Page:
Private Equity

Private equity is an alternative investment class and consists of capital that is not listed on a public exchange. Private equity is composed of funds and investors that directly invest in private companies, or that engage in buyouts of public companies, resulting in the delisting of public equity. Institutional and retail investors provide the capital for private equity, and the capital can be utilized to fund new technology, make acquisitions, expand working capital, and to bolster and solidify a balance sheet. 

A private equity fund has Limited Partners (LP), who typically own 99 percent of shares in a fund and have limited liability, and General Partners (GP), who owns 1 percent of shares and have full liability. The latter is also responsible for executing and operating the investment. 



Foreign Funding



A foreign fund is a fund that invests in companies outside the investor’s country of residence. Foreign funds can be mutual funds, closed-end funds or exchange-traded funds. They are also known as international funds.

 BREAKING DOWN Foreign Fund

Foreign funds offer individual investors access to international markets. International investing poses risks, but it can also help investors diversify their portfolios. International funds can help investors broaden their investment horizons, resulting in a higher potential for return. For U.S. investors, international funds can include developed, emerging or frontier market investments. Investing in these markets can offer higher return potential and diversification, but they can also increase risk.

 Risks Associated With Foreign Funds

International fund investing can offer higher returns, but it usually also comes with more risk. As a higher-risk investment, it is generally best used as an alternative to long-term core holdings. Some factors that can increase risk include currency and changing economies. Currency is generally a concern when investing in any type of international investment because currency volatility can affect the real returns of an investor’s portfolio. Changing economies are also a factor and require consistent due diligence because changing regulations and legislation can affect the economic trends of international market countries.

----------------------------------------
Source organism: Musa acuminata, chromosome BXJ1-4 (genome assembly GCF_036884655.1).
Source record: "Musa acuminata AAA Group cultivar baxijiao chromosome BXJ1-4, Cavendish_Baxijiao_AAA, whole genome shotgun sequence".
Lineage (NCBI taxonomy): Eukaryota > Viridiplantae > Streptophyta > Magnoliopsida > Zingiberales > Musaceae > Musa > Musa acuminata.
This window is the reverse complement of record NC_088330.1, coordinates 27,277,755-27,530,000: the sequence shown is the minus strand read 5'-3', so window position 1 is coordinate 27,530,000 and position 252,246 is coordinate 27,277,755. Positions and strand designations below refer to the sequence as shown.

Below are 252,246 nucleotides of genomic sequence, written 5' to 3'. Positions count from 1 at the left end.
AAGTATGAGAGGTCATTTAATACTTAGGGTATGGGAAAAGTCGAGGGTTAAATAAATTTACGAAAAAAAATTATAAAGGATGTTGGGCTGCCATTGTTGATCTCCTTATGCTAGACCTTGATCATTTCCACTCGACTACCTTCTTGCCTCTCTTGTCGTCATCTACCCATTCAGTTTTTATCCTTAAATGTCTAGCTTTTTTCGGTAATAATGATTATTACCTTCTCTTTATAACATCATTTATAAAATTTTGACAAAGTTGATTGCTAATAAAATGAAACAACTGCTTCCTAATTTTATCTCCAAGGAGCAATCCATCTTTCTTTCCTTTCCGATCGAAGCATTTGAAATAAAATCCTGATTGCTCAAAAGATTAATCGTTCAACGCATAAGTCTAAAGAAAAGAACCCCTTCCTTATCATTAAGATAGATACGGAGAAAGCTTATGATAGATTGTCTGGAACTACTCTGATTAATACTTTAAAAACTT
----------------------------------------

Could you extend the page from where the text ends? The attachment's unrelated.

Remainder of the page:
Foreign Funds vs. Global Funds

Foreign funds consist of securities from all countries except the investor's home country. These funds provide diversification outside the investor's domestic investments. If an investor currently holds a portfolio consisting mainly of domestic investments, he or she may choose to diversify against country-specific risk and purchase an international fund.

 Global funds consist of securities in all parts of the world, including the country in which the investor resides. Global funds are chosen primarily by investors who wish to diversify against country-specific risk without excluding their own country. Such investors may already have a lower-than-desired concentration of domestic investments or may not want to take on the high level of sovereign risk involved in making foreign investments.

 Debt and Equity Foreign Funds

Debt and equity funds are the two most common foreign funds. U.S. investors seeking to take more conservative bets can invest in government or corporate debt offerings from various countries outside the United States. Equity funds offer diversified portfolios of stock investments that can be managed to a variety of objectives. Asset allocation funds offering a mix of debt and equity can provide for more balanced investments with the opportunity to invest in targeted regions of the world.



Venture Capital



Venture capital is financing that investors provide to startup companies and small businesses that are believed to have long-term growth potential. Venture capital generally comes from well-off investors, investment banks and any other financial institutions. However, it does not always take just a monetary form; it can be provided in the form of technical or managerial expertise.

Though it can be risky for the investors who put up the funds, the potential for above-average returns is an attractive payoff. For new companies or ventures that have a limited operating history (under two years), venture capital funding is increasingly becoming a popular – even essential – source for raising capital, especially if they lack access to capital markets, bank loans or other debt instruments. The main downside is that the investors usually get equity in the company, and thus a say in company decisions.